Jaye Sarasin

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Former teacher, volunteer in Africa, worker for the Science Research Council, maid; lived in Switzerland America Ivory Coast; passionate reader writer (mostly YA and MG) and gardener; author of The Green Enclave and Under the Dragon's Tooth (Not a very goood title as it is not about dragons).  Presently struggling with  Changelings follow up to The Green Enclave.  Known as Jenny from Leeds in the chat rooms.


Brilliant Jon - sorry I missed it when you first put it up.  They should have paid you for it - although it's always nice seeing something in print.  How's your no-limbed heroine coming on, by the way?

Have friends in Quebec and Kelowna although have never visited Canada. An amazing country by all accounts. Raised in a little village in Sussex  now live in Yorkshire,  Each country has its own charms.  I also love historical fiction but write YA  dystopia - takes all sorts!

Hi Helen, Hi Georgina Hi Adele and NIcki Hi Reidr!   This was the most amazingly helpful thread as I was able to relate to so much of it!  I am somewhat daunted at the thought of getting the marketing right, as my first and very expensively self-published novel with no marketing (as I was naively unaware that you had to )promptly sank without trace.  Now I know about the 8 million other books out there I have adjusted my expectations accordingly and now have the second in the series almost ready to go.  Off to Canva! 

I agree totally with Glyn, having zoned out in much the same way.  However, I was tempted to read it just to find out how the mechanism works.  It should be possible to interleave at least the basics of the explanation in amongst the alchemist's actions, sometimes as asides, sometimes in answer to the student's occasional question.  Never more than a couple of lines at a time.  Just for an example he could produce the dog-eared notebook at some stage and the student  says -

'Oy that's mine.  I wondered where it went.' The alchemist was unperturbed and, adding something to the flask, said,' Ah, but now it contains the formula for the locator and we can thus  get him to access the precise memory he wishes to recall.'

And then, a little while later get him to explain the locator.  It would be a shame to lose all the technical stuff.

Gosh David, give us more!   No point me saying anything as it's all been said.  So just more, more!

Bloom, bloom!  Here I am - in the back border! 

Bloom, bloom - like a blushing peony under rain.  Agh!  All my petals have dropped off and I'm NUDE.  What about  like Aphrodite rising from the waves?  Drat.  Cliche and Nude again.

How about My little petals unfurling to the sun?  Well better,  BUT  Oh dash it!

Bloom Bloom.  Here I am!  In the back border!

Extended metaphor


I thought Penny's format caught your thoughts perfectly while remaining reasonably true to the text.  Must admit I was initially a bit thrown by the would show in her own  and then realised it was her own eyes, so the substitution of her composure shouting the message worked well.  Sounds absolutely gripping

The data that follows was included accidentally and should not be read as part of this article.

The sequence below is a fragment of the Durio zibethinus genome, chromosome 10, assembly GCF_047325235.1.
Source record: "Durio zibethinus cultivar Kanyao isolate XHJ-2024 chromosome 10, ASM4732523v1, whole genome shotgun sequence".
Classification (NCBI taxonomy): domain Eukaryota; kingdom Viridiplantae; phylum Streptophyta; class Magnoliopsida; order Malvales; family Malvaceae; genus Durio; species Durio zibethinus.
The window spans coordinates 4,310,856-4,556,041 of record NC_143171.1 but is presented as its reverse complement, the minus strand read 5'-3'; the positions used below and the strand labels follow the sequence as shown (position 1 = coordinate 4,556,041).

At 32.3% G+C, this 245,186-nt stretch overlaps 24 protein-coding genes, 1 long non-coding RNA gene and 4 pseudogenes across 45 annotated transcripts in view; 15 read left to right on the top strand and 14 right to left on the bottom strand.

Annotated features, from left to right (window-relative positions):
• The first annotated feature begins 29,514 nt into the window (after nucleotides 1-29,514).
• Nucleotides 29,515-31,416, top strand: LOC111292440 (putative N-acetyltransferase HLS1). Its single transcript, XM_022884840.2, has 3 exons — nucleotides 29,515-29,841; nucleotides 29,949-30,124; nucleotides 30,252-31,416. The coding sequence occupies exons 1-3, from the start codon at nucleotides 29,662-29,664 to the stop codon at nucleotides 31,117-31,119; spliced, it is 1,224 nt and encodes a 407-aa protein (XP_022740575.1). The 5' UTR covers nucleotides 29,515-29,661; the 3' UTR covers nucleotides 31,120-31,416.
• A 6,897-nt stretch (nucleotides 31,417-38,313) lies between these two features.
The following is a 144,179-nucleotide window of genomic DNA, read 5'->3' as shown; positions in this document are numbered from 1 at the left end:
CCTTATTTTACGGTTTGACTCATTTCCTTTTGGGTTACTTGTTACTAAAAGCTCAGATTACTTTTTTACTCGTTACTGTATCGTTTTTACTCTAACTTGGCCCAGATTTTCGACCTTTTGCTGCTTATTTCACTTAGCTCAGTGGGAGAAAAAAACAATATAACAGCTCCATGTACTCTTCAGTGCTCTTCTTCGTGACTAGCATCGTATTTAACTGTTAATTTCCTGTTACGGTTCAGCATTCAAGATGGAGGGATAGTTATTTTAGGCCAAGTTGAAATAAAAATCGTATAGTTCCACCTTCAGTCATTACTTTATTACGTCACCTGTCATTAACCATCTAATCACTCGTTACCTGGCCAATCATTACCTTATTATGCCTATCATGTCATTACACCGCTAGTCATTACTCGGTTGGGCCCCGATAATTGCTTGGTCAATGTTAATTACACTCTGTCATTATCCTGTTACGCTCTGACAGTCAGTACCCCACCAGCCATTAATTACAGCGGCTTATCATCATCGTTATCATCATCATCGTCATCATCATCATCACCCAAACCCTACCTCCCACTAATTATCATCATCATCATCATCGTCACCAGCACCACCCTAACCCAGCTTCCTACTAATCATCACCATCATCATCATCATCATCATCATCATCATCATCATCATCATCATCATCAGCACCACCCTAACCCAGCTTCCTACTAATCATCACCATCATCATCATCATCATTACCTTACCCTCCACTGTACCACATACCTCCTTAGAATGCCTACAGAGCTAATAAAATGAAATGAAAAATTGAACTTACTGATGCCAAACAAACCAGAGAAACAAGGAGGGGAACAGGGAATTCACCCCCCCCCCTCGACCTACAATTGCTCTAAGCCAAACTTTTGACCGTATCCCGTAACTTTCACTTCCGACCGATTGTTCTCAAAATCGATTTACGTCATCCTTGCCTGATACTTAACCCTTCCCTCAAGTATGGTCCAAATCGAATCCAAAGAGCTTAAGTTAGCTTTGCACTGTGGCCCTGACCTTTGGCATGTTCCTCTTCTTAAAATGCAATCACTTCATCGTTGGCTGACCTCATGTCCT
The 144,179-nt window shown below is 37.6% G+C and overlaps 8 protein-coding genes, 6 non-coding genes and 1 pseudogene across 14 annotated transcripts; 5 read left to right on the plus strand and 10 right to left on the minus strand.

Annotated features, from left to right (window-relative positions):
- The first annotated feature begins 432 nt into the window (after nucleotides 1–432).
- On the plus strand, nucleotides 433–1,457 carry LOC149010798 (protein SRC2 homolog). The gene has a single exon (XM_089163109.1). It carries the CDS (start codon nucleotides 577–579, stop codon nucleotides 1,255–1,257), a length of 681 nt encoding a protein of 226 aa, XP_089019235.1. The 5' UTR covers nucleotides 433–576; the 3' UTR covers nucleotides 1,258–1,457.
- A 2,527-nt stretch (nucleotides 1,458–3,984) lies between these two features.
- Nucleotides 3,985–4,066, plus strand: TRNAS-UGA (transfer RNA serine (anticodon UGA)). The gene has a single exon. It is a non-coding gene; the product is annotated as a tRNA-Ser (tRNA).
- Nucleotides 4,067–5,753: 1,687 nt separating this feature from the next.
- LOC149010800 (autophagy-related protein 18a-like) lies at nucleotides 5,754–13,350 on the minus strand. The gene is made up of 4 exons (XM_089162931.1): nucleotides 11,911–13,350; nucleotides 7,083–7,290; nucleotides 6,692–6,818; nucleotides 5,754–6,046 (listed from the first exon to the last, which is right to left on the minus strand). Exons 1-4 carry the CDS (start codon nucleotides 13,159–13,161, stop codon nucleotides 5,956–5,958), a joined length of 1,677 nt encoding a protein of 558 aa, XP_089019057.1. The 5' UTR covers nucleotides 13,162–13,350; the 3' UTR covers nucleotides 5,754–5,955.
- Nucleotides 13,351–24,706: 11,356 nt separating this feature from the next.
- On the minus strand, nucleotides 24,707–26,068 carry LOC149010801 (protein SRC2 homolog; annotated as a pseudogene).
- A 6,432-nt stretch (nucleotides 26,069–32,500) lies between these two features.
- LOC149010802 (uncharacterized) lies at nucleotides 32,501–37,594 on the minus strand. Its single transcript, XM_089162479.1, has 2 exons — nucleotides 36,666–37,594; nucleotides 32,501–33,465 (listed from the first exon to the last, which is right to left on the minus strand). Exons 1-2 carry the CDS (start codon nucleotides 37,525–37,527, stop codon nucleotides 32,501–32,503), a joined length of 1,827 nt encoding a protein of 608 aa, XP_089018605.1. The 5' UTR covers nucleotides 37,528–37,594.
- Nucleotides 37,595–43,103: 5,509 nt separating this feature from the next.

Adding my welcome to the others Anthony.  I suspect we're all in the same boat as you, either euphoric or down in the dumps but in general just ploughing on.  Keep with it!

I think the secret may be deciding first of all what story it is you wanted to tell - your elevator pitch should help there - and having decided what the main theme of the story is what characters are essential to the telling of that story.  Sometimes it's what I cut out which I find is the most revelatory, and it must be said that some characters have a life of their own and won't be cut so sometimes I just go with them instead of the original 

That was thought-provoking, Harry, as I discovered I do have a hidden mantra but had never realised it (too well -hidden!).  I have come to see that I write not what I believe to be commercially viable, not what I know to be 'readable' on a  Flesch-Kincaid score (about which I dimly recall reading in another of your emails years ago and to which I had obviously paid insufficient attention), not what fits a particular genre: but I write what I really, really like to read myself.  Now although I've read a fair selection of the Greats over the years and also any amount of literary dross I am now giving some thought as to what it is that I really love in fiction or non-fiction.   Although I certainly do like plenty of action, heart-felt characters, intriguing and worth-while themes, lots of humour and much else, I fancy what makes my heart leap when I come across it is the nicely turned phrase, the elegant expression of truth, a succinct and accurate description couched in appropriate language. Funnily enough, though, I'm not a huge fan of most literary fiction.   And since you need to be a great writer to do all of the above I suppose I ought to fold my tent - although since it's such great fun trying I probably won't.    

My novel is dystopian science fiction set in a future Chile but with a strong element of Inca  history and characters interwoven, so many of my characters speak Quechua, the main Indian language of the High Andes.  Fortunately Google supplies lists of names in Quechua and also their meanings so I was able to choose a goodly selection for my caste including Amaru the Snake, Asiri the Smile,  and so on.  Not counting those of the famous  Inca kings, like Topa and Viracocha.  No doubt some true Quechua speaker will tell me it's all rubbish but we must just do the best we can!

Farsley near the top of Old Road.  Hi again! Did Brigitte's reading group ever get off the ground?

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